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LJUBLJANA (Ger. Laibach ), capital of Slovenia; until 1918 in Krain, Austria. Individual Jews are mentioned in Ljubljana during the 12th century, and the repair of a synagogue is attested in 1217. A "Jewish Road" and a "Jewish Street" are remains of the former Jewish quarter. The Jews of Ljubljana were merchants, moneylenders, and artisans, and were allowed to own real estate. During the Middle Ages they were from time to time accused of child murder, well poisoning, etc. They were not expelled together with the rest of the Jews from Carinthia and Styria in 1496; in 1513, however, Emperor Maximilian gave in to the burghers' claims and forbade the Jews to engage in commerce, and in 1515 expelled them from Ljubljana. Under Leopold ii in 1672 the whole of Krain was forbidden to Jews. Later Joseph ii allowed them to visit the fairs.

During the Napoleonic Kingdom of Illyria, Abraham Heimann from Bavaria settled in Ljubljana with two relatives under protection of the French governor and opened an official money changer's office. When Ljubljana reverted to Austria in 1814, the emperor confirmed Heimann's right of residence, but he had to fight with the municipal authorities until the 1848 Revolution. After the *emancipation in 1867 Jews again settled in Ljubljana, and by 1910 there were 116 of them, but without an organized community. They were attached to the community of Graz in Austria until 1918, and after Slovenia became a part of the new Yugoslav kingdom, they were attached to the Zagreb community. Only one extended Jewish family remained there when the Germans took the town and handed it over to the Italians in 1941. A memorial to the Jewish victims of the Holocaust was erected after World War ii. The Ljubljana community, founded after World War ii, had 84 members in 1969. In the 1990s the renewed community took on the name "Judovska skupnost," availing itself of the services of a visiting rabbi from Trieste. Members used prayer books in the Slovenian language and even the Haggadah could be read in a Slovenian version.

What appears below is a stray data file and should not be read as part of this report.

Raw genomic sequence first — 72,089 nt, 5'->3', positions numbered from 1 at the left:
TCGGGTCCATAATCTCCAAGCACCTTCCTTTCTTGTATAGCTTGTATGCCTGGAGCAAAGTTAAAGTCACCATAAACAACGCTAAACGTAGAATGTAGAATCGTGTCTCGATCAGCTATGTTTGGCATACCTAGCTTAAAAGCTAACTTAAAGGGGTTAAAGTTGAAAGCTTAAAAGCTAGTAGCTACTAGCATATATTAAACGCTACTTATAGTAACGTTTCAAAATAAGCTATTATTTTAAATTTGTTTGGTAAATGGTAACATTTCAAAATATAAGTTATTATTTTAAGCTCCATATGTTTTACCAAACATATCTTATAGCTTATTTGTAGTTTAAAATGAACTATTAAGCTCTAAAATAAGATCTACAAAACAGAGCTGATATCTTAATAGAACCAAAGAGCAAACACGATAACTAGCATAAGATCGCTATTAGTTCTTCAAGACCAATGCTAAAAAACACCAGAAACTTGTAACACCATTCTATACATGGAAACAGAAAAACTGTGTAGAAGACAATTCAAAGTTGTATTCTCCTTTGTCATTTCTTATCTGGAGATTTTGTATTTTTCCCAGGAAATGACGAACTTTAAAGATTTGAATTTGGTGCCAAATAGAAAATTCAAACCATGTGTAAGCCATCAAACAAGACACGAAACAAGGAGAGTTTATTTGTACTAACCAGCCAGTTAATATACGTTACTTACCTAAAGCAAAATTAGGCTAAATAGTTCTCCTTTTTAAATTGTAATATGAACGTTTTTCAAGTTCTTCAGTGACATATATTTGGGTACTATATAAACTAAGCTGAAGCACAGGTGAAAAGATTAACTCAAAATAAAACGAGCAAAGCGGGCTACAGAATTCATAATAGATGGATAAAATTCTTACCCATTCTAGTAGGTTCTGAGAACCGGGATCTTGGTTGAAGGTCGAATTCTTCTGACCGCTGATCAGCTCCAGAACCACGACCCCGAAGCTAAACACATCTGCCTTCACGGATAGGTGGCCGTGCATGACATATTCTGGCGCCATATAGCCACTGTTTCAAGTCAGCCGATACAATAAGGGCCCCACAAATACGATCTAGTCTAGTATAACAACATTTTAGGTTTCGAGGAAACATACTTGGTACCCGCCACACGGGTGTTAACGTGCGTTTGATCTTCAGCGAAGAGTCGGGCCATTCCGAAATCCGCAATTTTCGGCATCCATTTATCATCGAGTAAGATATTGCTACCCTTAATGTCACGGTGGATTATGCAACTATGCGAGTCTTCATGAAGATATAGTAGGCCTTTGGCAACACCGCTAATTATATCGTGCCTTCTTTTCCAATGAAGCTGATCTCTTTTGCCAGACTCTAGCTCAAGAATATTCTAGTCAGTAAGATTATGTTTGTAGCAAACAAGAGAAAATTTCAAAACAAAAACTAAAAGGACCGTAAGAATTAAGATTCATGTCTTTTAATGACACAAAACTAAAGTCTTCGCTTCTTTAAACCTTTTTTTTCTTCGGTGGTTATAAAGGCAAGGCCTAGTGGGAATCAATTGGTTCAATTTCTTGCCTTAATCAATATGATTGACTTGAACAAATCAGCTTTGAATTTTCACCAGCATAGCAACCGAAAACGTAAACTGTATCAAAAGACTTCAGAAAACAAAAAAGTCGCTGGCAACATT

L. Šik, in: Źidov (April 29, 1919); I. Vrhovec, in: Jevrejski Glas (May 20, 1938). add. bibliography: A. Vivian, "Iscripzioni masocritti ebraici di Ljubljana," in: Egitto e Vicino Oriente, 5 (1982), 93–140.

[Zvi Loker (2nd ed.)]

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Ljubljana (lyōō´blyänä), Ger. Laibach, city (1991 pop. 267,008), capital of Slovenia, on the Sava River. An industrial and transportation center, it has industries that manufacture textiles, paper, chemicals, and electronics. It is a Roman Catholic archiepiscopal see and is the seat of the Slovene Academy of Arts and Sciences and a university (founded 1919). Known as Emona in Roman times, Ljubljana passed in 1277 to the Hapsburgs and became the chief city of the Austrian province of Carniola. The city was held briefly by the French during the Napoleonic Wars; it passed to Yugoslavia in 1919 and was made the capital of Slovenia in 1946. In 1991, Ljubljana continued as the capital of the newly independent republic of Slovenia. Ljubljana was the center of the Slovene national movement in the 19th cent. It has a medieval fortress and several fine palaces and churches. For the international congress held there in 1821, see Laibach, Congress of.

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Ljubljana (Laibach) Capital and largest city of Slovenia, at the confluence of the rivers Sava and Ljubljanica. In 34 bc Roman Emperor Augustus founded Ljubljana as Emona. From 1244 it was the capital of Carniola, an Austrian province of the Habsburg Empire. During the 19th century, it was the centre of the Slovene nationalist movement. The city remained under Austrian rule until 1918, when it became part of the Kingdom of Serbs, Croats, and Slovenes (later Yugoslavia). When Slovenia achieved independence in 1991, Ljubljana became capital. Industries: textiles, paper and printing. Pop. (2000) 270,500.